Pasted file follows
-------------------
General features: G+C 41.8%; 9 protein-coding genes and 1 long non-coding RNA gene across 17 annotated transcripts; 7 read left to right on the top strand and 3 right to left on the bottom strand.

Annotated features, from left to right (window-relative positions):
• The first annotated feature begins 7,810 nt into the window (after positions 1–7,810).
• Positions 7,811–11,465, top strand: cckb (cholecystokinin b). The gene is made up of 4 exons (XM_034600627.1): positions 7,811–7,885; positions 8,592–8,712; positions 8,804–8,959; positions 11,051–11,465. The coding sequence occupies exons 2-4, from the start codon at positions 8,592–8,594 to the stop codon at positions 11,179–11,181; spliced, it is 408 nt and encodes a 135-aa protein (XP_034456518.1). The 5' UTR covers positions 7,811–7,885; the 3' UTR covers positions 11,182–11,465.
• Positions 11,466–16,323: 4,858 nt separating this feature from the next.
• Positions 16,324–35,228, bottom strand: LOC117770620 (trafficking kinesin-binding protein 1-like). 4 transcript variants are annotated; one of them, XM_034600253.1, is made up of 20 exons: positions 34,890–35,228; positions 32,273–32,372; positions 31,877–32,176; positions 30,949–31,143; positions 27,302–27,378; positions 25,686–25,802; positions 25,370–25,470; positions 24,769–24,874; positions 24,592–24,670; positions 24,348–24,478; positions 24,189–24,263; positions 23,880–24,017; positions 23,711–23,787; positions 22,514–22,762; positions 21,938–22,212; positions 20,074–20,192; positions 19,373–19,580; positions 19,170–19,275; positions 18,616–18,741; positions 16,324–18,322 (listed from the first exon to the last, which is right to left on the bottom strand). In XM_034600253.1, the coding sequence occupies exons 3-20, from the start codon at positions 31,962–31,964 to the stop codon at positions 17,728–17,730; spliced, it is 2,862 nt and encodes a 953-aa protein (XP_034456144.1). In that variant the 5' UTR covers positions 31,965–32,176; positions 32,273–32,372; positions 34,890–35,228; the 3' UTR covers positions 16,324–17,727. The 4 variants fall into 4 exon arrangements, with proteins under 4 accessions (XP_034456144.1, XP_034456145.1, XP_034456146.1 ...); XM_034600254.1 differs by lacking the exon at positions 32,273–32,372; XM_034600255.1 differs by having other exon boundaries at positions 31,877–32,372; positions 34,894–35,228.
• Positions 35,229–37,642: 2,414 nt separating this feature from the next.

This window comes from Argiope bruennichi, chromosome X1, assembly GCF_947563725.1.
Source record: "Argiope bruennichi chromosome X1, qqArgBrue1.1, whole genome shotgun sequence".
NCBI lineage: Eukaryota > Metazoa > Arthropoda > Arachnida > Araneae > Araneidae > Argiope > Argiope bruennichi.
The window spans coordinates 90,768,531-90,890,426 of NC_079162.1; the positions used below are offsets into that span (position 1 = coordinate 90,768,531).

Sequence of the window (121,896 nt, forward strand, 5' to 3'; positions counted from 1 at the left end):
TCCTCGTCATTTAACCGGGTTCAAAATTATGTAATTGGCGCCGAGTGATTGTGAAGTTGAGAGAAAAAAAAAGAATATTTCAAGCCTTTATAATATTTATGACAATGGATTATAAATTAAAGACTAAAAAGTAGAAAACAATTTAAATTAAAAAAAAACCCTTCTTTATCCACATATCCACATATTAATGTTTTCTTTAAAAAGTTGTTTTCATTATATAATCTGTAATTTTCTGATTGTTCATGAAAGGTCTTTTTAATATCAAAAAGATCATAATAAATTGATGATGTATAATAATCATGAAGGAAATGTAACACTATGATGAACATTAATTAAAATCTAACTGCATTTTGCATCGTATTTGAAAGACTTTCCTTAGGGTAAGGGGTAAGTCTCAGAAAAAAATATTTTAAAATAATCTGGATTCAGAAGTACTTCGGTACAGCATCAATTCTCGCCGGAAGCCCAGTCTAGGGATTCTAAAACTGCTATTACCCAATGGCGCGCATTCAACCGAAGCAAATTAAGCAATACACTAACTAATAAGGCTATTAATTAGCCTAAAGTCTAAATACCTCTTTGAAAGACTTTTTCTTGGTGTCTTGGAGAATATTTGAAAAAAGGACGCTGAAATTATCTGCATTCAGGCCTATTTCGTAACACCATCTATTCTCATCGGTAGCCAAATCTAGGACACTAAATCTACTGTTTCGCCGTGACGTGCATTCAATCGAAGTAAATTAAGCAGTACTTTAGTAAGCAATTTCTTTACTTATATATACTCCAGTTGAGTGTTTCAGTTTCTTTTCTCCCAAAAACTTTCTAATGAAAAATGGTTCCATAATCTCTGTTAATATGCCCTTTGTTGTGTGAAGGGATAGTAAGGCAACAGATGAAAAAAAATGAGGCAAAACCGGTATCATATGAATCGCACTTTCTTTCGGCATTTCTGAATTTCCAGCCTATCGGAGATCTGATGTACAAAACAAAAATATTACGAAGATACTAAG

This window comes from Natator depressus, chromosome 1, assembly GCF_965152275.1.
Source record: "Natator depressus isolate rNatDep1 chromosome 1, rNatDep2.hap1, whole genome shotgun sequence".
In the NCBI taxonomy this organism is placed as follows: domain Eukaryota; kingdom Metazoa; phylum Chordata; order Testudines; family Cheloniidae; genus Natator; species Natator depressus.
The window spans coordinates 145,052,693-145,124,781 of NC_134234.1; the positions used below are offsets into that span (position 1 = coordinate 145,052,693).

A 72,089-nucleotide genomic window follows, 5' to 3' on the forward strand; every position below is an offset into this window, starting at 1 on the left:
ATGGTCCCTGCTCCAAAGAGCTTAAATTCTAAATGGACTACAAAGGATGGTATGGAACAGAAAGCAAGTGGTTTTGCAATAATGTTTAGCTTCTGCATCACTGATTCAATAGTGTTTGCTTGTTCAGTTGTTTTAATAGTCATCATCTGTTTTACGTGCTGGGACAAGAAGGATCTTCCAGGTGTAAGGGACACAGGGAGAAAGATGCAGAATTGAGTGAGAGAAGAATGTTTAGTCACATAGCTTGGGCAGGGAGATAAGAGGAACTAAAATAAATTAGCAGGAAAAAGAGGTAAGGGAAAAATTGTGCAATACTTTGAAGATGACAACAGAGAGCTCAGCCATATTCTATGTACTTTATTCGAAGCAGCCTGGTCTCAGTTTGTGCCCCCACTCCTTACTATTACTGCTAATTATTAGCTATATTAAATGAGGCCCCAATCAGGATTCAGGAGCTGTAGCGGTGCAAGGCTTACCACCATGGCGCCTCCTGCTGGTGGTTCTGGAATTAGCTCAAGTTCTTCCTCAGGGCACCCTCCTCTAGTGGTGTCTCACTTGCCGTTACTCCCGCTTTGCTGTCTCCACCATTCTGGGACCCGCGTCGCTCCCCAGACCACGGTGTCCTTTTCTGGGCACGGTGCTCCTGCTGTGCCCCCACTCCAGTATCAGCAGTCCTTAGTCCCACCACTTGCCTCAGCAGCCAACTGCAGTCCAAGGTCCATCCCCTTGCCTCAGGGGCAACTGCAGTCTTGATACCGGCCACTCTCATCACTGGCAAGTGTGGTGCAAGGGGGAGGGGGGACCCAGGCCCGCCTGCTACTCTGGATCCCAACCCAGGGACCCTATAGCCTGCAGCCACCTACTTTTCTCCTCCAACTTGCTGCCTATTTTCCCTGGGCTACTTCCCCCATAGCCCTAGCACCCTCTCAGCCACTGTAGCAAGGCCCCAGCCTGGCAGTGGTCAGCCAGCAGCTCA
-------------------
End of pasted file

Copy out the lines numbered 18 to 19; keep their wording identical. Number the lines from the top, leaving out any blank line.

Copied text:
A 72,089-nucleotide genomic window follows, 5' to 3' on the forward strand; every position below is an offset into this window, starting at 1 on the left:
ATGGTCCCTGCTCCAAAGAGCTTAAATTCTAAATGGACTACAAAGGATGGTATGGAACAGAAAGCAAGTGGTTTTGCAATAATGTTTAGCTTCTGCATCACTGATTCAATAGTGTTTGCTTGTTCAGTTGTTTTAATAGTCATCATCTGTTTTACGTGCTGGGACAAGAAGGATCTTCCAGGTGTAAGGGACACAGGGAGAAAGATGCAGAATTGAGTGAGAGAAGAATGTTTAGTCACATAGCTTGGGCAGGGAGATAAGAGGAACTAAAATAAATTAGCAGGAAAAAGAGGTAAGGGAAAAATTGTGCAATACTTTGAAGATGACAACAGAGAGCTCAGCCATATTCTATGTACTTTATTCGAAGCAGCCTGGTCTCAGTTTGTGCCCCCACTCCTTACTATTACTGCTAATTATTAGCTATATTAAATGAGGCCCCAATCAGGATTCAGGAGCTGTAGCGGTGCAAGGCTTACCACCATGGCGCCTCCTGCTGGTGGTTCTGGAATTAGCTCAAGTTCTTCCTCAGGGCACCCTCCTCTAGTGGTGTCTCACTTGCCGTTACTCCCGCTTTGCTGTCTCCACCATTCTGGGACCCGCGTCGCTCCCCAGACCACGGTGTCCTTTTCTGGGCACGGTGCTCCTGCTGTGCCCCCACTCCAGTATCAGCAGTCCTTAGTCCCACCACTTGCCTCAGCAGCCAACTGCAGTCCAAGGTCCATCCCCTTGCCTCAGGGGCAACTGCAGTCTTGATACCGGCCACTCTCATCACTGGCAAGTGTGGTGCAAGGGGGAGGGGGGACCCAGGCCCGCCTGCTACTCTGGATCCCAACCCAGGGACCCTATAGCCTGCAGCCACCTACTTTTCTCCTCCAACTTGCTGCCTATTTTCCCTGGGCTACTTCCCCCATAGCCCTAGCACCCTCTCAGCCACTGTAGCAAGGCCCCAGCCTGGCAGTGGTCAGCCAGCAGCTCA